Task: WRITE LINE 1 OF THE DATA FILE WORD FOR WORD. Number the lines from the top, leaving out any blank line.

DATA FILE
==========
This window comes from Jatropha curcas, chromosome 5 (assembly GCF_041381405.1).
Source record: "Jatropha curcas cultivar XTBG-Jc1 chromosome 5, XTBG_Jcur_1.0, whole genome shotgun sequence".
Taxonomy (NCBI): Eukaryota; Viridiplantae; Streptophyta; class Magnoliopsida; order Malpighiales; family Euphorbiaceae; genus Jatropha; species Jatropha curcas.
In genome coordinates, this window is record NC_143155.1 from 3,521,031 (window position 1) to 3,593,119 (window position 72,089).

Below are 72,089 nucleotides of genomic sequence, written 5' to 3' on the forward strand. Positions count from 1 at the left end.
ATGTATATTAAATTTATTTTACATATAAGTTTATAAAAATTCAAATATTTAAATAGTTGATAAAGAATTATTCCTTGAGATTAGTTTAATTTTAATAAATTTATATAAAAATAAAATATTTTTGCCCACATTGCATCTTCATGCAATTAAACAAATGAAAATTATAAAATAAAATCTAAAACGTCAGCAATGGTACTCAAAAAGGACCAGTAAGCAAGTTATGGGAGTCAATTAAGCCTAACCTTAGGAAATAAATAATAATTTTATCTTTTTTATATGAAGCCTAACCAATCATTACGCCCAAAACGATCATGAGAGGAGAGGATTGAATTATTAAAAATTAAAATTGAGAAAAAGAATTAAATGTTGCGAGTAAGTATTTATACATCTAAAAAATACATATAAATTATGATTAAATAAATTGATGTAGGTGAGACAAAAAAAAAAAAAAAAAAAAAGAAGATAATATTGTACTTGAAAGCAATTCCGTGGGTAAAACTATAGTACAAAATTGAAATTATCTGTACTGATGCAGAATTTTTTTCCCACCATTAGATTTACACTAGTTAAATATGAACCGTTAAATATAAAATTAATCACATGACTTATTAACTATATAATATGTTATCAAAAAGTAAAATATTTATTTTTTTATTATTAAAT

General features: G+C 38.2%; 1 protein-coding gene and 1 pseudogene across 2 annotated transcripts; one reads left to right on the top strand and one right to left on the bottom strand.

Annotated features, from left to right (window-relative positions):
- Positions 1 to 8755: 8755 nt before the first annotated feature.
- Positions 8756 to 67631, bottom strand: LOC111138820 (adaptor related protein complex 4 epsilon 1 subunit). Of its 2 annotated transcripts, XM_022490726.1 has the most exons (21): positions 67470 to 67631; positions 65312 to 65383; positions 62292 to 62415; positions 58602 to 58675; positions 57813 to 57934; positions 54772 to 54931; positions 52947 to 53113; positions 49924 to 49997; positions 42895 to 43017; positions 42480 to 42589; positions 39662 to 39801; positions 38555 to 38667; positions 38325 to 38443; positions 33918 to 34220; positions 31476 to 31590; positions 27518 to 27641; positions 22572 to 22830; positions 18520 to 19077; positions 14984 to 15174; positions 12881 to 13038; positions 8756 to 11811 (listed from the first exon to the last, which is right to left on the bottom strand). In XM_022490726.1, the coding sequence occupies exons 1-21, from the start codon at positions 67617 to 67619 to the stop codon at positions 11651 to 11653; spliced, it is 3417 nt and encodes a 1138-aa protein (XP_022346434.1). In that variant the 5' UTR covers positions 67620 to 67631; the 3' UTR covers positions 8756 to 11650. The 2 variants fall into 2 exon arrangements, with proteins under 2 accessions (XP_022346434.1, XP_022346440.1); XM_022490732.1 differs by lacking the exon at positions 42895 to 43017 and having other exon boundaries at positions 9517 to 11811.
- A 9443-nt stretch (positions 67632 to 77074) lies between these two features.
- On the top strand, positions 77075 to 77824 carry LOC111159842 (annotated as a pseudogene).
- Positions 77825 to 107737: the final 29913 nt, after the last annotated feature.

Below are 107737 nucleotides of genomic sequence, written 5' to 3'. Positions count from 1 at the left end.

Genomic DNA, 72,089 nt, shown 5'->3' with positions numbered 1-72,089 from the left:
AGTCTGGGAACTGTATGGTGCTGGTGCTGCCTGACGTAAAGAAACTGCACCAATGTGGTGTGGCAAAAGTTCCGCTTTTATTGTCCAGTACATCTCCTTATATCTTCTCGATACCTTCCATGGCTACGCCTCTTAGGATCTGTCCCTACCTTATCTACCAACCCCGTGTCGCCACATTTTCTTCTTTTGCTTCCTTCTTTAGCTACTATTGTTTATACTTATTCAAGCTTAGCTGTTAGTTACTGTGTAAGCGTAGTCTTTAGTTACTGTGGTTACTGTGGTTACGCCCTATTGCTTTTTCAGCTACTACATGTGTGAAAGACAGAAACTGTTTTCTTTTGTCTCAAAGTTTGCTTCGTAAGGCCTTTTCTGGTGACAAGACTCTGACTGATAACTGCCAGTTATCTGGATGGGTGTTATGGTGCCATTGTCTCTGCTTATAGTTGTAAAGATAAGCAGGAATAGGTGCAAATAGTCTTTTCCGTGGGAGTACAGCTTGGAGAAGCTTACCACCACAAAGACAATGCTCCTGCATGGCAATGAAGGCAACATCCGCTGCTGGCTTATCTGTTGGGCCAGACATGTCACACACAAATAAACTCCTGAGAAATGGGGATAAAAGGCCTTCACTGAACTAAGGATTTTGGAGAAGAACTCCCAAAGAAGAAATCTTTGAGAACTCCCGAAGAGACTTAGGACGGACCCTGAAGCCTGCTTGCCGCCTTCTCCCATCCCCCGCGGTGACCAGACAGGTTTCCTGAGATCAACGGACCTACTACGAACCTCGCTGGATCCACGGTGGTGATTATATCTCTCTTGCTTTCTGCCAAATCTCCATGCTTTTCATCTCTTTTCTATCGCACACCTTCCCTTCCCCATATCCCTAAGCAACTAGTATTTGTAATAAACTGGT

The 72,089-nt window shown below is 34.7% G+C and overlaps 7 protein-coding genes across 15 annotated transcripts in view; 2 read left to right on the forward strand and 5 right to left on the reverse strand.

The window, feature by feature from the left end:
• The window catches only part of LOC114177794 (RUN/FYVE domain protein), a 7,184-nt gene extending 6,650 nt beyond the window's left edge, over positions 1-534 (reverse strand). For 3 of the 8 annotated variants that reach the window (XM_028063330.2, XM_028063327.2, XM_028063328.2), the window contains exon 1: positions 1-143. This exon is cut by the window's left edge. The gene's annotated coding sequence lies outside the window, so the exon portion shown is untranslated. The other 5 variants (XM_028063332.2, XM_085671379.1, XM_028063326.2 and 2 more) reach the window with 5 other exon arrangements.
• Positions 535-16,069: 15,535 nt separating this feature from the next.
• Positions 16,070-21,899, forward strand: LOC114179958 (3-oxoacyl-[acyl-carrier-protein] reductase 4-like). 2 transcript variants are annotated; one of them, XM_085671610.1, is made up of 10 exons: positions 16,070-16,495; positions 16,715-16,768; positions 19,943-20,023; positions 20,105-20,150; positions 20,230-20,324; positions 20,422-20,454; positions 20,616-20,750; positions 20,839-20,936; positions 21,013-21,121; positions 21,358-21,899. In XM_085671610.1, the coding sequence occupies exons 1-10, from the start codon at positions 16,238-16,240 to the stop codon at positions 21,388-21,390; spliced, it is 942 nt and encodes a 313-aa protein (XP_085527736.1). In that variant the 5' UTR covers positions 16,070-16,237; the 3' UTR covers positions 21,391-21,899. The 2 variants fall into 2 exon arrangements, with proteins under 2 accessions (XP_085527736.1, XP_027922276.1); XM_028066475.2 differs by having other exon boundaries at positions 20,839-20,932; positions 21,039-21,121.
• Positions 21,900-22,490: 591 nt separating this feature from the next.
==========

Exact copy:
This window comes from Jatropha curcas, chromosome 5 (assembly GCF_041381405.1).